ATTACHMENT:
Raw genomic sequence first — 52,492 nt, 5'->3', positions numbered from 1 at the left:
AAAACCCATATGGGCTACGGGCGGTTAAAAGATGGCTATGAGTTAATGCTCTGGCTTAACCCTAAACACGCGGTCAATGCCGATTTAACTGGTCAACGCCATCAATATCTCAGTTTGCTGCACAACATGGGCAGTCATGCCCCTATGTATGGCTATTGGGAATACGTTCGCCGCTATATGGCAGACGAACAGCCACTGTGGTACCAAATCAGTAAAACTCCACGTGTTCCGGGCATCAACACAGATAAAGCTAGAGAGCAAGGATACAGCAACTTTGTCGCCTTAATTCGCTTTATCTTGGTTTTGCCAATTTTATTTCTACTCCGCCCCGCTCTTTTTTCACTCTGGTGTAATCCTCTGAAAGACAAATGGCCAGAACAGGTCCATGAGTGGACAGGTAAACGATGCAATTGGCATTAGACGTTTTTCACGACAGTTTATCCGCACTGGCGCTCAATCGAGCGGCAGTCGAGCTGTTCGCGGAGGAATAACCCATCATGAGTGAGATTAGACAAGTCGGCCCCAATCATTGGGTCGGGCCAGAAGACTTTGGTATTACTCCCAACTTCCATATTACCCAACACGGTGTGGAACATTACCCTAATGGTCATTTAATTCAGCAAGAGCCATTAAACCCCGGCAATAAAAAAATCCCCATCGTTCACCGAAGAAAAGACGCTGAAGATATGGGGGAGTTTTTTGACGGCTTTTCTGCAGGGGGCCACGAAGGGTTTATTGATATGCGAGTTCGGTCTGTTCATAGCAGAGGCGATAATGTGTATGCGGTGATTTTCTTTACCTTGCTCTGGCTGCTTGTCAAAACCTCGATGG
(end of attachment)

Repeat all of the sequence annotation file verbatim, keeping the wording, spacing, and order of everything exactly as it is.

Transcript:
Raw genomic sequence first — 52,492 nt, 5'->3', positions numbered from 1 at the left:
AAAACCCATATGGGCTACGGGCGGTTAAAAGATGGCTATGAGTTAATGCTCTGGCTTAACCCTAAACACGCGGTCAATGCCGATTTAACTGGTCAACGCCATCAATATCTCAGTTTGCTGCACAACATGGGCAGTCATGCCCCTATGTATGGCTATTGGGAATACGTTCGCCGCTATATGGCAGACGAACAGCCACTGTGGTACCAAATCAGTAAAACTCCACGTGTTCCGGGCATCAACACAGATAAAGCTAGAGAGCAAGGATACAGCAACTTTGTCGCCTTAATTCGCTTTATCTTGGTTTTGCCAATTTTATTTCTACTCCGCCCCGCTCTTTTTTCACTCTGGTGTAATCCTCTGAAAGACAAATGGCCAGAACAGGTCCATGAGTGGACAGGTAAACGATGCAATTGGCATTAGACGTTTTTCACGACAGTTTATCCGCACTGGCGCTCAATCGAGCGGCAGTCGAGCTGTTCGCGGAGGAATAACCCATCATGAGTGAGATTAGACAAGTCGGCCCCAATCATTGGGTCGGGCCAGAAGACTTTGGTATTACTCCCAACTTCCATATTACCCAACACGGTGTGGAACATTACCCTAATGGTCATTTAATTCAGCAAGAGCCATTAAACCCCGGCAATAAAAAAATCCCCATCGTTCACCGAAGAAAAGACGCTGAAGATATGGGGGAGTTTTTTGACGGCTTTTCTGCAGGGGGCCACGAAGGGTTTATTGATATGCGAGTTCGGTCTGTTCATAGCAGAGGCGATAATGTGTATGCGGTGATTTTCTTTACCTTGCTCTGGCTGCTTGTCAAAACCTCGATGG